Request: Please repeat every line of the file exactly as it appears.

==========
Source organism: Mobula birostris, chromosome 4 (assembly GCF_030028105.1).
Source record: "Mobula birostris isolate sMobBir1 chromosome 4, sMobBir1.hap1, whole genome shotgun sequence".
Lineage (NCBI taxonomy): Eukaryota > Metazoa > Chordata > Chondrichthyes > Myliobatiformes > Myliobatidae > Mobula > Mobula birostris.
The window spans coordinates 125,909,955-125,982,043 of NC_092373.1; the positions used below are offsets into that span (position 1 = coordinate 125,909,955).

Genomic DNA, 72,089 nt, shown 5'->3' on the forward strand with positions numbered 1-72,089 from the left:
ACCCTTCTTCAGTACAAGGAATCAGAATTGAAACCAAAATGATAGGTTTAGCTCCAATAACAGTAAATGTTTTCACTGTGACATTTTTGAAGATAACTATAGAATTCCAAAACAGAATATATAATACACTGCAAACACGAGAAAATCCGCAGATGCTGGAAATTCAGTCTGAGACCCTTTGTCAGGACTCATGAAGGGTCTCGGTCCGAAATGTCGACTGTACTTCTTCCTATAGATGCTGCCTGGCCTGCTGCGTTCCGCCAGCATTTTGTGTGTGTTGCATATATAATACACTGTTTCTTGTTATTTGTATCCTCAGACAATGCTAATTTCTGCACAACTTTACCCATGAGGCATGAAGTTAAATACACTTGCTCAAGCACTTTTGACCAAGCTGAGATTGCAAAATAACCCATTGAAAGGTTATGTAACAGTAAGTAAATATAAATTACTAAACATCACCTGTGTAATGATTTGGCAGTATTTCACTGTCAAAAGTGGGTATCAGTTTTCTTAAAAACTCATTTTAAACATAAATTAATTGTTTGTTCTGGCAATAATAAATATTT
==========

Source organism: Mobula birostris, chromosome 4 (assembly GCF_030028105.1).
Source record: "Mobula birostris isolate sMobBir1 chromosome 4, sMobBir1.hap1, whole genome shotgun sequence".
Lineage (NCBI taxonomy): Eukaryota > Metazoa > Chordata > Chondrichthyes > Myliobatiformes > Myliobatidae > Mobula > Mobula birostris.
The window spans coordinates 125,909,955-125,982,043 of NC_092373.1; the positions used below are offsets into that span (position 1 = coordinate 125,909,955).

Genomic DNA, 72,089 nt, shown 5'->3' on the forward strand with positions numbered 1-72,089 from the left:
ACCCTTCTTCAGTACAAGGAATCAGAATTGAAACCAAAATGATAGGTTTAGCTCCAATAACAGTAAATGTTTTCACTGTGACATTTTTGAAGATAACTATAGAATTCCAAAACAGAATATATAATACACTGCAAACACGAGAAAATCCGCAGATGCTGGAAATTCAGTCTGAGACCCTTTGTCAGGACTCATGAAGGGTCTCGGTCCGAAATGTCGACTGTACTTCTTCCTATAGATGCTGCCTGGCCTGCTGCGTTCCGCCAGCATTTTGTGTGTGTTGCATATATAATACACTGTTTCTTGTTATTTGTATCCTCAGACAATGCTAATTTCTGCACAACTTTACCCATGAGGCATGAAGTTAAATACACTTGCTCAAGCACTTTTGACCAAGCTGAGATTGCAAAATAACCCATTGAAAGGTTATGTAACAGTAAGTAAATATAAATTACTAAACATCACCTGTGTAATGATTTGGCAGTATTTCACTGTCAAAAGTGGGTATCAGTTTTCTTAAAAACTCATTTTAAACATAAATTAATTGTTTGTTCTGGCAATAATAAATATTT